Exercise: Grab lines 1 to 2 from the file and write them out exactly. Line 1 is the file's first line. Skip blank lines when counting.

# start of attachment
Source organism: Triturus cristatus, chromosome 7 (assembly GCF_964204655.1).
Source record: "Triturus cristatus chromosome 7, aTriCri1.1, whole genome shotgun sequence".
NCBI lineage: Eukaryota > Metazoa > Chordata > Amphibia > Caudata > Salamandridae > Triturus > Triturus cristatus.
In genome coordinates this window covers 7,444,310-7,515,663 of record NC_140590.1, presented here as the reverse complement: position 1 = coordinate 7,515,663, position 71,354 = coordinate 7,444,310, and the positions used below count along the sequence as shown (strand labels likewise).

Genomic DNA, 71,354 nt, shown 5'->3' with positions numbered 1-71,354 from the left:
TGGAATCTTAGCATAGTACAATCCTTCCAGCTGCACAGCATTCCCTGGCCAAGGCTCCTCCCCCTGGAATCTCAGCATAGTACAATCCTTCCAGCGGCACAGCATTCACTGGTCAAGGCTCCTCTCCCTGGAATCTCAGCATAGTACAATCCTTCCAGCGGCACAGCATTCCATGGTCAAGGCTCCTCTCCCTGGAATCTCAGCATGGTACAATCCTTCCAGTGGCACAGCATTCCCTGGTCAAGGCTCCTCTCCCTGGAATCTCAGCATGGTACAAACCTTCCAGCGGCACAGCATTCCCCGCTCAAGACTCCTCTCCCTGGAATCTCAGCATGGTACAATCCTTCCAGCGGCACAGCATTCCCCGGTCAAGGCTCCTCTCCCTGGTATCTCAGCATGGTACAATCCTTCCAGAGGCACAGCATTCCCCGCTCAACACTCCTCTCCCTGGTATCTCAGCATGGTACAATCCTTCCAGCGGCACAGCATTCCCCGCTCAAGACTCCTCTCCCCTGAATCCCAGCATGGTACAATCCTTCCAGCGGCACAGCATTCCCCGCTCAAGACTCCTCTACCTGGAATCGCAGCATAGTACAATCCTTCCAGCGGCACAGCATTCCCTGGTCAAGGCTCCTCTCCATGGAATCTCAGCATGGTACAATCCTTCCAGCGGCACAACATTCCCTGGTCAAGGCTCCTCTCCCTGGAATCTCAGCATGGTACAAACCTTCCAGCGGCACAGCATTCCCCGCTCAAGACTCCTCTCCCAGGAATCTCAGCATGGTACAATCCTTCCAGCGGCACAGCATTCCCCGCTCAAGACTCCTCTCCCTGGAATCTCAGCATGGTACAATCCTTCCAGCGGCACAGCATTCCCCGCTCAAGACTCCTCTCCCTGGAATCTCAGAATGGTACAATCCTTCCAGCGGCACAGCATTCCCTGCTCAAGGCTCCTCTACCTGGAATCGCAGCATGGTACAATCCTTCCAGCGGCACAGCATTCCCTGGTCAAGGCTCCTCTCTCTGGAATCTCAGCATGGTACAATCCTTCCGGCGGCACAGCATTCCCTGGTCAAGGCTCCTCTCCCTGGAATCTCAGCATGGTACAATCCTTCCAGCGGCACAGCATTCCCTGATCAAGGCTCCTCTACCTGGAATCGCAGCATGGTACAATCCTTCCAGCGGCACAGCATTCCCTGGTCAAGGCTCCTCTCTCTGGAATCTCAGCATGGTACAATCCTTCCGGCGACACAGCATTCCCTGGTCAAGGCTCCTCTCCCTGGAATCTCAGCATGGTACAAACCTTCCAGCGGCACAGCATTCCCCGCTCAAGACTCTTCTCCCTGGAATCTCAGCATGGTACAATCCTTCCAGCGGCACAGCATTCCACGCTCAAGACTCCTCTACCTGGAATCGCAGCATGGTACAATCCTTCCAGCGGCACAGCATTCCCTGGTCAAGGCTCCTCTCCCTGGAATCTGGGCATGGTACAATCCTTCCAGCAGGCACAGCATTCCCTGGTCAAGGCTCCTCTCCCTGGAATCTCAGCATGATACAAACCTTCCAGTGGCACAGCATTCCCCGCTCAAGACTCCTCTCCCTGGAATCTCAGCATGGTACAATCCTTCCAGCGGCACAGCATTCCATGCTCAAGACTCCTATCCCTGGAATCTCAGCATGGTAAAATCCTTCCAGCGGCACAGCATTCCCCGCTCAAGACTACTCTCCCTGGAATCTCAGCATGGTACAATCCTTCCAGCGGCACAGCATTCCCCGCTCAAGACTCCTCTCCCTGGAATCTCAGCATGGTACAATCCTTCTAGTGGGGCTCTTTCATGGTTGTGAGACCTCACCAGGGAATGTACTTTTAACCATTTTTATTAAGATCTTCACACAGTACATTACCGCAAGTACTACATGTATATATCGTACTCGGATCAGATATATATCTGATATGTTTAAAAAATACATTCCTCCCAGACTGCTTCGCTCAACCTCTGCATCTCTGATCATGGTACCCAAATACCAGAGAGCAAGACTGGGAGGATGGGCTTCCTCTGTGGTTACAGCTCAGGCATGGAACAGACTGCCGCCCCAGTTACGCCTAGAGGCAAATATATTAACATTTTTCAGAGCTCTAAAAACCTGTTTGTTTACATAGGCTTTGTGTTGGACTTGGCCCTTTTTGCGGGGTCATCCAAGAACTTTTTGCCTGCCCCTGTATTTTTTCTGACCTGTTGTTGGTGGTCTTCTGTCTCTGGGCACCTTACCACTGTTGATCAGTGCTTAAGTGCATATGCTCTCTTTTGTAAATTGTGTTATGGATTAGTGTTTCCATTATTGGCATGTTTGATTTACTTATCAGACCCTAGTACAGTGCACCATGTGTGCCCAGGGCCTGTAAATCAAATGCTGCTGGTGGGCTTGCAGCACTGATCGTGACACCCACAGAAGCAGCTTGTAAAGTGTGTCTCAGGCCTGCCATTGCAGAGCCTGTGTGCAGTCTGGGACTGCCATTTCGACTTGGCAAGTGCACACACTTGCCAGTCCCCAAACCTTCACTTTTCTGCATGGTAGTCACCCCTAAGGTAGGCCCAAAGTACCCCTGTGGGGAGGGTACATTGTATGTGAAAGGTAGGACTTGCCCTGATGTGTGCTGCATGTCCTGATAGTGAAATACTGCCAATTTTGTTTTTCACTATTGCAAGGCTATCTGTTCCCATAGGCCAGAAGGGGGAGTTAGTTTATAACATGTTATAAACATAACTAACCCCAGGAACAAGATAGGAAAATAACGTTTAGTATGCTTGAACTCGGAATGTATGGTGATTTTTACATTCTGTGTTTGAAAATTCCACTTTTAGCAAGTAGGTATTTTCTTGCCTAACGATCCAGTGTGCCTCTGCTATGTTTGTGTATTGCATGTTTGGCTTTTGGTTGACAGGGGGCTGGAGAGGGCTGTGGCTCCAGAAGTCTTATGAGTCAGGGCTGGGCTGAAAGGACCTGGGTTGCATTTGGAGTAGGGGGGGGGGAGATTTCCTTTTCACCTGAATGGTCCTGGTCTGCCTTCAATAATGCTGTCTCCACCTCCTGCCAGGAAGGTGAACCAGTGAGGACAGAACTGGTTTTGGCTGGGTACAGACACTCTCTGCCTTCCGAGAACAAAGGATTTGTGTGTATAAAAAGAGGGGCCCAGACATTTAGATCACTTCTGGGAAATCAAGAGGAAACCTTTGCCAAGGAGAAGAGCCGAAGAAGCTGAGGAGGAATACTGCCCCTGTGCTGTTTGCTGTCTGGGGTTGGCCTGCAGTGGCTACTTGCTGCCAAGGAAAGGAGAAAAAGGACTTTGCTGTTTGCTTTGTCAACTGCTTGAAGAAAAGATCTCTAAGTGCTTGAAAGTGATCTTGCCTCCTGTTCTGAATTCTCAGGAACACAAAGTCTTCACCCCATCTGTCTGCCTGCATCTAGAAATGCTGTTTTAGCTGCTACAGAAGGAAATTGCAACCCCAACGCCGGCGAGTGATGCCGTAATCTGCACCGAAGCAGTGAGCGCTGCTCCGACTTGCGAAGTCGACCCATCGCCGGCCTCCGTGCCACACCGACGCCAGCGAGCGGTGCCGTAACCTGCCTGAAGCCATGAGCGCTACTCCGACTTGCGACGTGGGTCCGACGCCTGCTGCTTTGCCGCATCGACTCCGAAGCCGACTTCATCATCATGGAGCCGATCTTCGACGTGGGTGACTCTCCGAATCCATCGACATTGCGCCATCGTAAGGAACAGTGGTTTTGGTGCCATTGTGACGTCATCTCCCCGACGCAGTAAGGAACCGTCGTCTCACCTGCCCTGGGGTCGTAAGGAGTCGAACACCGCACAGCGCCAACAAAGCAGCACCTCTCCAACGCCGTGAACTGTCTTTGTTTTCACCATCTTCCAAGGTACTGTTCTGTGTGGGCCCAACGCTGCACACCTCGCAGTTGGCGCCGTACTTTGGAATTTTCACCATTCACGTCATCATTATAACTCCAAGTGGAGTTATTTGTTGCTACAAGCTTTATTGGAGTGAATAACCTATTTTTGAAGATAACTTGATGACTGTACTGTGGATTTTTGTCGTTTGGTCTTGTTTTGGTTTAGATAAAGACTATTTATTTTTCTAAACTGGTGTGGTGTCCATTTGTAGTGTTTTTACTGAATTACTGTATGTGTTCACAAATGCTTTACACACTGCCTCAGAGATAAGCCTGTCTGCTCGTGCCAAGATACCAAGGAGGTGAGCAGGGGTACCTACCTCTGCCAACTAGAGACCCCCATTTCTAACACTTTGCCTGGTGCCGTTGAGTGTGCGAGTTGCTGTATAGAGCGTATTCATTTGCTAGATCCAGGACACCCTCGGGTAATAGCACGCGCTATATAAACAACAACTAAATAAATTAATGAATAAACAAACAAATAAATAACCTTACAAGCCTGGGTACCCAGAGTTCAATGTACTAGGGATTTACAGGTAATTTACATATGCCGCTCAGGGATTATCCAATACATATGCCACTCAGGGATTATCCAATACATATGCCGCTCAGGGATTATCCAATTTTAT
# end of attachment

Source organism: Triturus cristatus, chromosome 7 (assembly GCF_964204655.1).
Source record: "Triturus cristatus chromosome 7, aTriCri1.1, whole genome shotgun sequence".